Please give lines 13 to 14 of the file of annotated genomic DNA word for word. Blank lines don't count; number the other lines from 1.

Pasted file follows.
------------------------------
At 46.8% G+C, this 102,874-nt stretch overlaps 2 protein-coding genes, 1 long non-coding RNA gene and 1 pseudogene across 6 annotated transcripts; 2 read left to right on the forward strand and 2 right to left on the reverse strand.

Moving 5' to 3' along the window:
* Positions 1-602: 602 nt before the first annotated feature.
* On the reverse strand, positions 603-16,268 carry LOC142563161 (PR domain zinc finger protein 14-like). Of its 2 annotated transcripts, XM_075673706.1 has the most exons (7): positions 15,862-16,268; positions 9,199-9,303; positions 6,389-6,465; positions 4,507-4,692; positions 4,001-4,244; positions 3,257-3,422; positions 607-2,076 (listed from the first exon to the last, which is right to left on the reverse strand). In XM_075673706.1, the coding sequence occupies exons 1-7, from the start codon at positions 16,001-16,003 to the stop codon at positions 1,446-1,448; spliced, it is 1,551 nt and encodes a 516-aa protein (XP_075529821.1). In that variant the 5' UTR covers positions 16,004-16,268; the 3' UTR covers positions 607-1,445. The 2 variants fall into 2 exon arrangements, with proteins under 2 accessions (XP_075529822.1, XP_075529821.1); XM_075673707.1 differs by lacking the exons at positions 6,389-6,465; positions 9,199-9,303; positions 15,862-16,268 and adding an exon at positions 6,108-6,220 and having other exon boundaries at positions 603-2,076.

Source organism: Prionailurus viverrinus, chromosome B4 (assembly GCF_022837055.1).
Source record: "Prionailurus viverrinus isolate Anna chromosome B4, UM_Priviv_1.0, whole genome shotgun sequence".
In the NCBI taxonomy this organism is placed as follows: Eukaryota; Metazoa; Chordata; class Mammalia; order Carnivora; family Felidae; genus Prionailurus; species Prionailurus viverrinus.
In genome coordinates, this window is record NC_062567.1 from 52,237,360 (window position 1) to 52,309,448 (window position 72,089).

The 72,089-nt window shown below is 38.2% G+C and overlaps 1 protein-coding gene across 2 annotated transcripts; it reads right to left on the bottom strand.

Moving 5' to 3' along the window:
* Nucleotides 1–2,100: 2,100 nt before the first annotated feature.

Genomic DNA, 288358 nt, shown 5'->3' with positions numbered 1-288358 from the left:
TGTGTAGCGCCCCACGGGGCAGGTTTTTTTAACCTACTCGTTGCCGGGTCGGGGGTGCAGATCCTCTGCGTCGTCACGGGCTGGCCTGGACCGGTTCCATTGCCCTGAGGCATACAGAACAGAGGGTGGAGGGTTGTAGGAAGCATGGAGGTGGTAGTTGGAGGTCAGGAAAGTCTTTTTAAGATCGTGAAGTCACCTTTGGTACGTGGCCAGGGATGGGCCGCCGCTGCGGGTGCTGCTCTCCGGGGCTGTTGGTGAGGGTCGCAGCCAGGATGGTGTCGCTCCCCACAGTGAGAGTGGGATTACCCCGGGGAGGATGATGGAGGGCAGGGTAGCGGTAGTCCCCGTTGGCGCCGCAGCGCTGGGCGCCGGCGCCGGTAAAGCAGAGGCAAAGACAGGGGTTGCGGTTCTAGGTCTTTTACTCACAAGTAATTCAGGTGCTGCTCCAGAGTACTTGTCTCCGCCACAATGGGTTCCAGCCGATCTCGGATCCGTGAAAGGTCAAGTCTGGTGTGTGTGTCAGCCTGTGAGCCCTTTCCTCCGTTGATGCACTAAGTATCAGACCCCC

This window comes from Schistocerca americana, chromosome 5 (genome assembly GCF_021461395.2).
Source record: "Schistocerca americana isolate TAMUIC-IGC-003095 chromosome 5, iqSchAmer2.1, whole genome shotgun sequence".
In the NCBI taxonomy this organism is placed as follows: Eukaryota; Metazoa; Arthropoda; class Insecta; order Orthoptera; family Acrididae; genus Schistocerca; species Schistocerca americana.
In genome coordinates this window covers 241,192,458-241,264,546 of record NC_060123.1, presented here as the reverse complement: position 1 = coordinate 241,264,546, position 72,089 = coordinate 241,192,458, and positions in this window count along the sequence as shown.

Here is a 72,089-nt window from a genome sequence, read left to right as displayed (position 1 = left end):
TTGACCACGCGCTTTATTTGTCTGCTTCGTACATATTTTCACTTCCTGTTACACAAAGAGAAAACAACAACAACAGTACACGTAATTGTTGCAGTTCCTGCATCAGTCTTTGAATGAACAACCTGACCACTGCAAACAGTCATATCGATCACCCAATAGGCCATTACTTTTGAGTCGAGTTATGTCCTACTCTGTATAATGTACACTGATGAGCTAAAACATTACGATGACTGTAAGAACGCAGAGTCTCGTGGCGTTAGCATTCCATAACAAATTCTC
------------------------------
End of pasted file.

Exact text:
TGTGTAGCGCCCCACGGGGCAGGTTTTTTTAACCTACTCGTTGCCGGGTCGGGGGTGCAGATCCTCTGCGTCGTCACGGGCTGGCCTGGACCGGTTCCATTGCCCTGAGGCATACAGAACAGAGGGTGGAGGGTTGTAGGAAGCATGGAGGTGGTAGTTGGAGGTCAGGAAAGTCTTTTTAAGATCGTGAAGTCACCTTTGGTACGTGGCCAGGGATGGGCCGCCGCTGCGGGTGCTGCTCTCCGGGGCTGTTGGTGAGGGTCGCAGCCAGGATGGTGTCGCTCCCCACAGTGAGAGTGGGATTACCCCGGGGAGGATGATGGAGGGCAGGGTAGCGGTAGTCCCCGTTGGCGCCGCAGCGCTGGGCGCCGGCGCCGGTAAAGCAGAGGCAAAGACAGGGGTTGCGGTTCTAGGTCTTTTACTCACAAGTAATTCAGGTGCTGCTCCAGAGTACTTGTCTCCGCCACAATGGGTTCCAGCCGATCTCGGATCCGTGAAAGGTCAAGTCTGGTGTGTGTGTCAGCCTGTGAGCCCTTTCCTCCGTTGATGCACTAAGTATCAGACCCCC

This window comes from Schistocerca americana, chromosome 5 (genome assembly GCF_021461395.2).